Hundreds of New York City police officers massed outside two neighboring public-housing complexes in Harlem early one morning in June 2014 with a mission: Arrest dozens of feuding gang members, all at once.

Then-Commissioner William Bratton was on the scene to supervise as heavily armed officers burst into the complexes. On Twitter, the NYPD urged: “Residents in Manhattanville and Grant Houses don’t be alarmed!”

Those residents could be forgiven for feeling some alarm as they were woken by shouts and banging on doors. The operation — known as a “gang takedown” — would have hardly felt surgical to them. But this kind of intervention, now a cornerstone of NYPD strategy, casts a much smaller net than the notorious “stop, question, and frisk” approach that came before. What’s more, the strategy works: In new research with my colleagues Michael LaForest and Jacob Kaplan, I found that gang takedowns drive significant reductions in lethal violence.

Amid raging public debate about the pros and cons of policing, it’s important to reiterate that a great deal of evidence shows investing in law enforcement is a scalable and effective way to maintain public safety. When cities put more police officers on the street, crime and violence decline. One recent estimate suggests that for every 10 additional officers hired, cities abate one murder annually. Because homicides are disproportionately concentrated among young Black men, the lives saved by police are disproportionately Black, too. But putting more cops on the street also comes with major costs, which we should work to minimize. The gang takedown may be one way to get more of the benefits of policing and fewer of the costs.

New York’s two great crime declines

At the peak of the “crack epidemic” in 1990, New York experienced over 2,220 homicides. By 2011, the number had shrunk to 515. This meant that the city was safer than it had been in 1962, when the New York Mets played their first game at the Polo Grounds and when the oldest of the Baby Boomers were still in their teenage years. NYC’s now famous homicide decline of the 1990s had tapered off since 2000, but in 2011, NYC was among the safest large cities in the United States, with a homicide rate that was just one-third that of Chicago’s and compared favorably to that of Cheyenne, Wyoming.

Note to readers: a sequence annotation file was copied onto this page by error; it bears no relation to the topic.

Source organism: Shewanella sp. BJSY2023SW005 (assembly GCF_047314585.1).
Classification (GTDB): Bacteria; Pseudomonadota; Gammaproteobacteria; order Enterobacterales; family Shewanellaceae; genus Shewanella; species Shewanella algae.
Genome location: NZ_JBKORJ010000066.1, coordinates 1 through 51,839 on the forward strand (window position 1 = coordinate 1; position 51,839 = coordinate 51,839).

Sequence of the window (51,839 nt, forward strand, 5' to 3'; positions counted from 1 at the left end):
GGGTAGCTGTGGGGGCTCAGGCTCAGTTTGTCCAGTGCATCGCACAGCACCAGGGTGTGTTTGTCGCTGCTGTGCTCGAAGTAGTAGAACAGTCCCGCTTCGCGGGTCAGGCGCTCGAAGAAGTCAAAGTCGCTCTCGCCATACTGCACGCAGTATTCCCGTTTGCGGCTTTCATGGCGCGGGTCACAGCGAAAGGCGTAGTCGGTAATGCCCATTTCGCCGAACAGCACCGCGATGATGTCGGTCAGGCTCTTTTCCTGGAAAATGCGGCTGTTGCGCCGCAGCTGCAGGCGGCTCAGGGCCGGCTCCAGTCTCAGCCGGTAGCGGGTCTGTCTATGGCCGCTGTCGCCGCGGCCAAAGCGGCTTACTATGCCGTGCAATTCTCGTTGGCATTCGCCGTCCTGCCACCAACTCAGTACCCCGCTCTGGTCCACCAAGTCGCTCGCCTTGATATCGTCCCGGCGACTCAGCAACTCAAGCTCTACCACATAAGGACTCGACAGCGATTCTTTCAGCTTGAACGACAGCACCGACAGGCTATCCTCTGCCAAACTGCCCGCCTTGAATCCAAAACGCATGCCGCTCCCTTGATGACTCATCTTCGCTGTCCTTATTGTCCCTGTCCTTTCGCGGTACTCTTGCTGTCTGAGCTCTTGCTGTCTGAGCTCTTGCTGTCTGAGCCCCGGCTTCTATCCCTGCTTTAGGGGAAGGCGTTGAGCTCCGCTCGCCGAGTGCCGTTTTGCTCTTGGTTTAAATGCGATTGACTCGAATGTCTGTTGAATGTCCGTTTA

It was widely assumed that pushing the homicide rate any lower than this would be difficult to achieve. After all, while murders were down, the city had not come close to resolving any of the root causes of violence. In 2011, NYC remained highly segregated, with deep pockets of social isolation and poverty. And, unlike cities in other wealthy countries, NYC remained awash in illegal handguns, often trafficked up the I-95 corridor from Virginia and North Carolina.  Still, the NYPD continued to make a concerted effort to combat violent crimes, relying increasingly on sustained and sometimes intrusive surveillance of community members by police, a policy best known for brief, often pretextual detainments called “stop-question-frisk.”  In 2002, NYPD officers recorded 97,000 such street stops – investigative activities that are supposed to be based on the legal standard of “reasonable suspicion.”  By 2011, the number of recorded street stops had risen to 680,000 – a 600 percent increase in less than a decade. 

Large increases in street stops and low-level arrests followed from a popular interpretation of the theory of broken windows policing – the idea that it is necessary for police to be proactive against smaller crimes to prevent bigger ones. While the theory as advanced by its authors, the political scientist James Q. Wilson and the criminologist George Kelling, did not actually evangelize large numbers of street stops and arrests, police leadership, amid a new wave of violence in the 1980s and early 1990s, incentivized officers to engage in ever more intensive surveillance of high-crime communities. In NYC, that strategy culminated in the development of Operation Impact, which sent large numbers of rookie police officers to several dozen “impact zones” with orders to demonstrate proactivity by making a large number of stops and arrests, often for public order violations rather than acts of violence. While Operation Impact appears to have modestly reduced street crimes, the approach was implemented well after the peak of violence and is unlikely to explain most of the city’s decline in serious crimes during the period in which it was in effect.

In August 2011, the city’s mass enforcement regime came to an end when Judge Shira A. Scheindlin sent a powerful signal to the city’s political leadership that the approach was racially discriminatory and likely illegal.  Judge Scheindlin declined to dismiss a lawsuit filed by David Floyd and several other plaintiffs that alleged that the NYPD’s enforcement activity constituted a pattern of racially discriminatory policing. While the case would not conclude for another two years, the city got the message. Recorded street stops declined almost immediately, and within five years, they fell by more than 90 percent.